All Your Clothes Are Plastic

I always joke that I feel like a caricature of myself when I move to a new apartment and have to unpack my closet. Last time, my roommate Ali was astonished when I ran out of hangers, bought 50 more, and ran out again. “How many items do you own then?” she asked. “I don’t want to even think about that,” I said and changed the subject.


Moseying down the street last spring, I noticed a piece of paper on the pavement, shimmering under the sunlight. Of course, I immediately assumed it was a fortune cookie slip waiting to answer my life’s questions. I got pretty excited as my fave playlist cheered me along to collect this prophecy. I turned the paper slip over only to read the words “made in china.” Ugh, capitalism.



It’s obviously occurred to us before, as fashion bloggers who hate the world, that what we do is driven by consumerism and waste. When we worked on another blog back in Ottawa, Meg once had to explain to a confused male friend that no one lent us these clothes–they’re ours. They’re all ours. We bought them.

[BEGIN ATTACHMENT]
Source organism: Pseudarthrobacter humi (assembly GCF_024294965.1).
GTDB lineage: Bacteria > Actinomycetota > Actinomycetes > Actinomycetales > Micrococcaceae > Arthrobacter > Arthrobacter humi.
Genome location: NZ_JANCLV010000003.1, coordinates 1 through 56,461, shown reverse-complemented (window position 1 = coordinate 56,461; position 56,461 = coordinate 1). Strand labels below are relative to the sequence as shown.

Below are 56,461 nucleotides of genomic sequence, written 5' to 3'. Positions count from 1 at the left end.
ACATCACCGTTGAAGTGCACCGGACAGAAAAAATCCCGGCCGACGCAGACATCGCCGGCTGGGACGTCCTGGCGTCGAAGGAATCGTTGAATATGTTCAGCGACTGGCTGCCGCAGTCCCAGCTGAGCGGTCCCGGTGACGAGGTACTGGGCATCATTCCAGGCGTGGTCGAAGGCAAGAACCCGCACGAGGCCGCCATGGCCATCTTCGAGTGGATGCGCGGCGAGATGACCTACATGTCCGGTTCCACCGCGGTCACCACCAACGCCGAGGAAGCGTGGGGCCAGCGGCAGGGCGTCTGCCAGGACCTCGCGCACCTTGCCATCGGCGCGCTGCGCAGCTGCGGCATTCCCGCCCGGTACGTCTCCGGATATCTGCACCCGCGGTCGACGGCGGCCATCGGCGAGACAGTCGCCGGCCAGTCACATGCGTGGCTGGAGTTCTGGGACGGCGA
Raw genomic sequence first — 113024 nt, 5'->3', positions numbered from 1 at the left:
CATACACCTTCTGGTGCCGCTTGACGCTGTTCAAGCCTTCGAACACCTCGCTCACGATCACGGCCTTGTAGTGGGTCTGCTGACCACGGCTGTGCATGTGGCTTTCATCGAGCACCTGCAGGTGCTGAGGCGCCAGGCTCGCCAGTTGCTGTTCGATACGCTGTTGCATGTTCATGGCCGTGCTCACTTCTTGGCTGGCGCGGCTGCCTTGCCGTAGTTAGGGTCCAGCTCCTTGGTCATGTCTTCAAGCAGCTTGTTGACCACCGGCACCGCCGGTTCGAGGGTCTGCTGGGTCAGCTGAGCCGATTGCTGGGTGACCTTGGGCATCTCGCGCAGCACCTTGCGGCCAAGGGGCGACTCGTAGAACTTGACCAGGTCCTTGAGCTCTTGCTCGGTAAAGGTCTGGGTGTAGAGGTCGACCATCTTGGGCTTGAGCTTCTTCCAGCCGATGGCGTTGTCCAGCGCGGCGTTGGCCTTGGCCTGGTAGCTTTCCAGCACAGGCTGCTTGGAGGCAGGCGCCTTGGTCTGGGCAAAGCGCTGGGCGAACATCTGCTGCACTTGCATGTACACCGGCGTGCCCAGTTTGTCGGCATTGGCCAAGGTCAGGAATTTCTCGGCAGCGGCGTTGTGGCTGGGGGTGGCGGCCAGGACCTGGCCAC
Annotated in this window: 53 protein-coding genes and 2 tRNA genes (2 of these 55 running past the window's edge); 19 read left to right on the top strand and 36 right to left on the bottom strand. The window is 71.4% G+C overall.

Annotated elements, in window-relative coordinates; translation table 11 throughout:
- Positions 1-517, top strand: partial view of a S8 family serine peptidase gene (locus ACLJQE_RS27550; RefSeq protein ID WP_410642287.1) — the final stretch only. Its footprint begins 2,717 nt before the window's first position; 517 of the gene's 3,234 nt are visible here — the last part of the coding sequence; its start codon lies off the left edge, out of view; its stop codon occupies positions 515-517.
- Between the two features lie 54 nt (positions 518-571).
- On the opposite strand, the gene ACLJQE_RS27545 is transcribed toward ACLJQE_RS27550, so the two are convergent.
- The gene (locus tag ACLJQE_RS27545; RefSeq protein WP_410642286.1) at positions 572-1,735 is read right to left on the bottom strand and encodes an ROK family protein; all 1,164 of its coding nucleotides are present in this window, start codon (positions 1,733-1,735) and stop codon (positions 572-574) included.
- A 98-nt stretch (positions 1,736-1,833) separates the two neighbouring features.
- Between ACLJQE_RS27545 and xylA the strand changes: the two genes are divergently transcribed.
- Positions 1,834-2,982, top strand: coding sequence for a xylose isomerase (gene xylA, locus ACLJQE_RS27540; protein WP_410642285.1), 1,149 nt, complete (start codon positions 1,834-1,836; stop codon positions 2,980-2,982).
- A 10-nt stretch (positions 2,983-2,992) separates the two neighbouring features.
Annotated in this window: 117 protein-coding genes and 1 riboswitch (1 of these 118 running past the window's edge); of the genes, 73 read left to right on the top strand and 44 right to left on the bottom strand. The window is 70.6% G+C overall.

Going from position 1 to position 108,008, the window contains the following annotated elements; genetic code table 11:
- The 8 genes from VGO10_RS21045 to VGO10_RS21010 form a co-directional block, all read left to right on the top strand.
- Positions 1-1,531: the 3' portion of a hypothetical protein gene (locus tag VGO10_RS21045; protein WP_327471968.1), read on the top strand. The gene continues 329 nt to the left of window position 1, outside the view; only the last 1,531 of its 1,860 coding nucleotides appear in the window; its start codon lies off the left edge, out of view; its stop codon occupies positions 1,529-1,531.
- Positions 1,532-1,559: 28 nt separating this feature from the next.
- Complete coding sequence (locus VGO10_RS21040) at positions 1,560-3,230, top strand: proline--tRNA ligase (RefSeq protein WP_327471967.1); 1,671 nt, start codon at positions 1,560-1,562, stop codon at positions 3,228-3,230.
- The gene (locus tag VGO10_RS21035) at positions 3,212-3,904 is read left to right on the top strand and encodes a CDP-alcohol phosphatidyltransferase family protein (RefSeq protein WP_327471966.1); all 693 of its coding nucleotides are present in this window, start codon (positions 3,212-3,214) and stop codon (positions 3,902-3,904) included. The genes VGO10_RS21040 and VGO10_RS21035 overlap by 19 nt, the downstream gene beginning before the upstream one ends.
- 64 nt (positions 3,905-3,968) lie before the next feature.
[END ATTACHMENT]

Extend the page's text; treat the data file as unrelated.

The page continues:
Two weeks ago, we had a life-changing experience attending Vancouver’s Eco-Fashion Week, the largest celebration of sustainable fashion in the world. We looked forward to drinking free beer and getting to promote the blog, but didn’t expect to be confronted with our own participation in what is one of the most polluting, wasteful industries on this stupid planet. Our skeletons are literally hanging in our closets (sorry). The oceans of polyester we swim through everyday when we get dressed will haunt our dreams from this day forward. Here’s what we learned.